Professor Francois Venter, the president of South Africa’s HIV/AIDS Clinicians Society, says he is concerned by the “laissez faire [hands off] approach” of some South African health care officials to antiretroviral therapy, or ART, needed to contain the spread of the disease.
The president of South Africa’s HIV Clinicians Society, Professor Francois Venter, says he was “outraged” by some of a provincial health minister’s comments
However, Venter said when he presented reports illustrating the problem in eight provinces to the national health ministry, officials did make a commitment to make changes.
“We told them that the national ministry needs to communicate very urgently with the provincial departments that they mustn’t stop programs. And my sense from the national department of health was that there’s a firm commitment to do that.”
The national government aims to get anti-retroviral medications to 80% of all AIDS patients within two years. It also provides funding to provincial health departments to implement those goals. But, there are reports that some state-run hospitals in the provinces are rationing the medications because of a concern over shortages. There are also charges of mismanagement of funds at the provincial level. The national health minister Aaron Motsoaledi has said that while the national government provides funding, it is local governments which determine how those funds will be spent.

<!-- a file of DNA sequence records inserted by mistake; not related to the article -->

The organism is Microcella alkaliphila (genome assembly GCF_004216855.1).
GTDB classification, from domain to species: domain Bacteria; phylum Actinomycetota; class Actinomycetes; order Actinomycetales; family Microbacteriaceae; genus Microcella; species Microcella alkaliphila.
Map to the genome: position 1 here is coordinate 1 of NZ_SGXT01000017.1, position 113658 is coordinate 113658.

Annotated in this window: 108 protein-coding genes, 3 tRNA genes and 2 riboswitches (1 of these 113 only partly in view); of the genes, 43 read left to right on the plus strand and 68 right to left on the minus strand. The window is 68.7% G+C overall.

Venter said it’s been his experience that “communication with people who actually do the implementation (of ARV programs) doesn’t always happen, and they start rationing just because they’re terrified that they’re going to be caught short.”
Venter remains convinced that national health minister Motsoaledi is committed to reversing this “fatal” scenario, despite the difficulties of implementing a relatively new and comprehensive policy countrywide, in states that struggle with a shortage of medical staff, clinics, medicines, and local officials who don’t always carry out national health policies as they are intended to be implemented.
ARV implementation criticized in Free State
Venter based his views in part on the reaction of Motsoaledi to controversial comments made recently by the health minister of Free State, Sisi Mabe.
Despite evidence to the contrary, South African provincial health minister Sisi Mabe denies there are any shortages of ARVs in the Free State
VOA asked Mabe about reports that HIV-infected people are illegally being refused ARV treatment in several state medical facilities, with the result that many have become very sick and some have died.
In the interview, Mabe made a number of points that have caused concern in South Africa’s health sector. For example, when asked why some hospitals in the Free State were not giving ill HIV-positive people ARVs as soon as possible, Mabe said that to do so would always cause “negative reactions” in those patients. Health officials say her comment is scientifically incorrect.
They say patients with weakened immune systems should be given ARVs as soon as possible. A delay of weeks or months could mean death.